One common misperception is that protesters were primarily motivated by a pro-European agenda and that the mass protest movement was largely a violent public reaction to Yanukovych’s last-minute refusal to sign the Association Agreement with the European Union (E.U.) on Nov. 28, 2013. Notably, Yanukovych ran his presidential campaign in 2009 on the platform of balancing between Europe and Russia. Over the course of 2013, he began to veer increasingly toward the E.U. Yanukovych changed his mind after Russia threatened to cut trade ties with Ukraine and offered a $15 billion aid package ostensibly with few economic strings attached. In its monthly nationwide monitoring of public opinion in November 2013, concluded on Nov. 25, the presidential administration fielded detailed questions to garner the state of public opinion on Ukraine’s relations with Russia and the E.U. (results shared by Ukraine’s Socis). The basic takeaway from that exercise was that the government had a great deal of leeway to do as it deemed fit. In response to a direct question about the impact of the non-signing of the Association Agreement on respondents’ attitudes toward Yanukovych, 53 percent said that their attitude toward the president would not change, 13 percent reported that it would improve, and only 22 percent stated that their opinion of Yanukovych would worsen.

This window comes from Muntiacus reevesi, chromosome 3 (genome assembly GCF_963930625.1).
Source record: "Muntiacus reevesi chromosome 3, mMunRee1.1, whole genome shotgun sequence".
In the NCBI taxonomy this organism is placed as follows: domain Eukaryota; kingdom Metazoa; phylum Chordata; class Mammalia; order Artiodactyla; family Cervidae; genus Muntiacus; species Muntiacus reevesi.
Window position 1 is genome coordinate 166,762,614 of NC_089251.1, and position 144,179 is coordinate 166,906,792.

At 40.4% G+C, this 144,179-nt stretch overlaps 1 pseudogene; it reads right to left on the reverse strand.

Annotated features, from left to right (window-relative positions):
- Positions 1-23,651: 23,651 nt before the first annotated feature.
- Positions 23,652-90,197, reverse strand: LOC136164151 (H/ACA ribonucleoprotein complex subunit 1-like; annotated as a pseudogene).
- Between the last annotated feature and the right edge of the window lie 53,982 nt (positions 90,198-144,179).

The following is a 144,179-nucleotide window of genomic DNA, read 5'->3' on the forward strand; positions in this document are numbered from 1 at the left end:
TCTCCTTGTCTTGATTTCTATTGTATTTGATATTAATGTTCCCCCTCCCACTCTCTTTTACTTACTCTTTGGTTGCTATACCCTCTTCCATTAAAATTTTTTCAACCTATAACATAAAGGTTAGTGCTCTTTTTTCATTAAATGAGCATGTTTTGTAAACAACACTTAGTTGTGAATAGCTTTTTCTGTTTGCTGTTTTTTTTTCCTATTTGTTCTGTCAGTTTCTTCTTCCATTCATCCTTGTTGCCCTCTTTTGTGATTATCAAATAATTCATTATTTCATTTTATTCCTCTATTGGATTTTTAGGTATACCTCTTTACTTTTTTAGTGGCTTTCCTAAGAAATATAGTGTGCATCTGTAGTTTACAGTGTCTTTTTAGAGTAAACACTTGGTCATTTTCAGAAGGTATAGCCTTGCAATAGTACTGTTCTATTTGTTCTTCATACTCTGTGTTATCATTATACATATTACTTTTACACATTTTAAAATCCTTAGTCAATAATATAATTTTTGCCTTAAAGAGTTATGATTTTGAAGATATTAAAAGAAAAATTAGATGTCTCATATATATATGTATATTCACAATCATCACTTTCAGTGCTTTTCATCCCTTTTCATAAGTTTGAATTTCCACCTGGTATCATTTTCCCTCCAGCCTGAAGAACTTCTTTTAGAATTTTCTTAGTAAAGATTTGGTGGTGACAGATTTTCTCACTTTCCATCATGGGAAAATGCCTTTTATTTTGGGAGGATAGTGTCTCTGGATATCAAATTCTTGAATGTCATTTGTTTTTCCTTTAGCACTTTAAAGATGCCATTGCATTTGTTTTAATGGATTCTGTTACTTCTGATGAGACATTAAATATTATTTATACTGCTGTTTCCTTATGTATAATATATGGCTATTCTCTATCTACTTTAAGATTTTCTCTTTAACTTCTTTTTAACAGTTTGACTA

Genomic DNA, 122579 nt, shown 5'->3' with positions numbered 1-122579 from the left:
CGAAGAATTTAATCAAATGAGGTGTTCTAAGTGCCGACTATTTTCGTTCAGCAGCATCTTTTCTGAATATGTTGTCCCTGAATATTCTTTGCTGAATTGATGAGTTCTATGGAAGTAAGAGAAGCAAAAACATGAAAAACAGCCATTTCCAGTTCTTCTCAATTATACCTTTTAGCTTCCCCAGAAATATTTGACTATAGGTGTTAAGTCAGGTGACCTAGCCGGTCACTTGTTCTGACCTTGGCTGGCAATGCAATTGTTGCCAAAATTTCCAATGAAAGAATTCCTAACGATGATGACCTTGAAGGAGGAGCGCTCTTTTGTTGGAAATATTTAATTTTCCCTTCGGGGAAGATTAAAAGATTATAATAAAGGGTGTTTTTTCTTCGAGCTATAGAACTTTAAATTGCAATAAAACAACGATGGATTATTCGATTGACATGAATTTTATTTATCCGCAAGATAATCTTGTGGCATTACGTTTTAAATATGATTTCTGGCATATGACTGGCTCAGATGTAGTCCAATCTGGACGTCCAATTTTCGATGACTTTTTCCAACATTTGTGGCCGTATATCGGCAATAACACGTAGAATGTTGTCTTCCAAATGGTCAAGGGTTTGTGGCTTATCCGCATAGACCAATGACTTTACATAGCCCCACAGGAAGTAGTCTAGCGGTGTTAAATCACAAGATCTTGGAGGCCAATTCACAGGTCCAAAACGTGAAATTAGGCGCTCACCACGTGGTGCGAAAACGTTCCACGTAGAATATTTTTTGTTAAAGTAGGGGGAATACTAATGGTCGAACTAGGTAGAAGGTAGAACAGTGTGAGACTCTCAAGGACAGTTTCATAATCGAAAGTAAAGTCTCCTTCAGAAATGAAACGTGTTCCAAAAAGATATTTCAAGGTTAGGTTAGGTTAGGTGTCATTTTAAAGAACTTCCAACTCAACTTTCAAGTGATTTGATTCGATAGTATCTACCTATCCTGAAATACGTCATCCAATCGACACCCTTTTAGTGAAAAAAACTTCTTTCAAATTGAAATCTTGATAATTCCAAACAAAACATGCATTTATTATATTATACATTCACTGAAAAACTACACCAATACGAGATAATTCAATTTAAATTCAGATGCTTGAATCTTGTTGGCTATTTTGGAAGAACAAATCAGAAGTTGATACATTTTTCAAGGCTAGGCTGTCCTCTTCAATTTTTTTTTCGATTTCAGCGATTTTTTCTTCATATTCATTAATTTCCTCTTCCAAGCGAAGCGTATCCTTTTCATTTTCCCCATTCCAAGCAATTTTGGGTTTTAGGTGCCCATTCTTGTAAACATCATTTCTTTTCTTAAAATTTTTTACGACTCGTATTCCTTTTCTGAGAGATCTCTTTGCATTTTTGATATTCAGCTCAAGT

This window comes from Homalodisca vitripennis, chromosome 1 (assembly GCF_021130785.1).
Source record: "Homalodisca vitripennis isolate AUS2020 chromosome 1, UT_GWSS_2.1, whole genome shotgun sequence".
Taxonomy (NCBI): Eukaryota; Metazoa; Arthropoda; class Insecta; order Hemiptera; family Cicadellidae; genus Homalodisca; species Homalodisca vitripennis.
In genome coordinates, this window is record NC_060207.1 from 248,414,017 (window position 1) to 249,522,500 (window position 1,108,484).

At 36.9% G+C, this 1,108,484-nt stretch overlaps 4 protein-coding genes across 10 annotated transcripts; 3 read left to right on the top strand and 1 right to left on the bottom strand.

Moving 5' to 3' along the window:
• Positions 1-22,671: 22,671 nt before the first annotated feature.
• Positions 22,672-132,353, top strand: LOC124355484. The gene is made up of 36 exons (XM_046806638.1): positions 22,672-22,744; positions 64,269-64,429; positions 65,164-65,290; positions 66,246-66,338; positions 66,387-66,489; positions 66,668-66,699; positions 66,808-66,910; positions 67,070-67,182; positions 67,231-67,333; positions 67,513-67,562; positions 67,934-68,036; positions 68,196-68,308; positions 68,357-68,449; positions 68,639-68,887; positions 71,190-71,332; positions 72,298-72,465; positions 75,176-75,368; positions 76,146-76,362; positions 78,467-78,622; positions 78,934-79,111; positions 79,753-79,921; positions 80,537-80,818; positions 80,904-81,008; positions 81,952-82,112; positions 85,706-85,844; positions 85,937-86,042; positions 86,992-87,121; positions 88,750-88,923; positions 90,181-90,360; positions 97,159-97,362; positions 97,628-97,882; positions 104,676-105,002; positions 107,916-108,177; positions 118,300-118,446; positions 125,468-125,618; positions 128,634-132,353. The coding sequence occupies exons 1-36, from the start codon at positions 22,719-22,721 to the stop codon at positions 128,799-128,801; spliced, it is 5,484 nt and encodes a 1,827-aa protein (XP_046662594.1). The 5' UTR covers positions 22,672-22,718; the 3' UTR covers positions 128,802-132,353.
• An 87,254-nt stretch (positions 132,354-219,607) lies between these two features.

Another common misperception, and one that Yanukovych’s entourage appeared to believe, is that Ukraine’s opposition parties — Batkyvshchyna, Udar, and Svoboda — were primarily responsible for successfully mobilizing the mass of protesters. Simply put, political parties of all stripes were largely irrelevant over the course of Euromaidan. According to surveys of Maidan protesters fielded by the Kiev International Institute of Sociology (KIIS) and the Il’ko Kucheriv Democratic Initiatives Fund, only 5 percent of those on Maidan on Dec. 7-8, 2013, joined the protests because of solidarity with opposition parties (for more on the KIIS surveys, see here and here). That number dropped to only 3 percent by Feb. 3.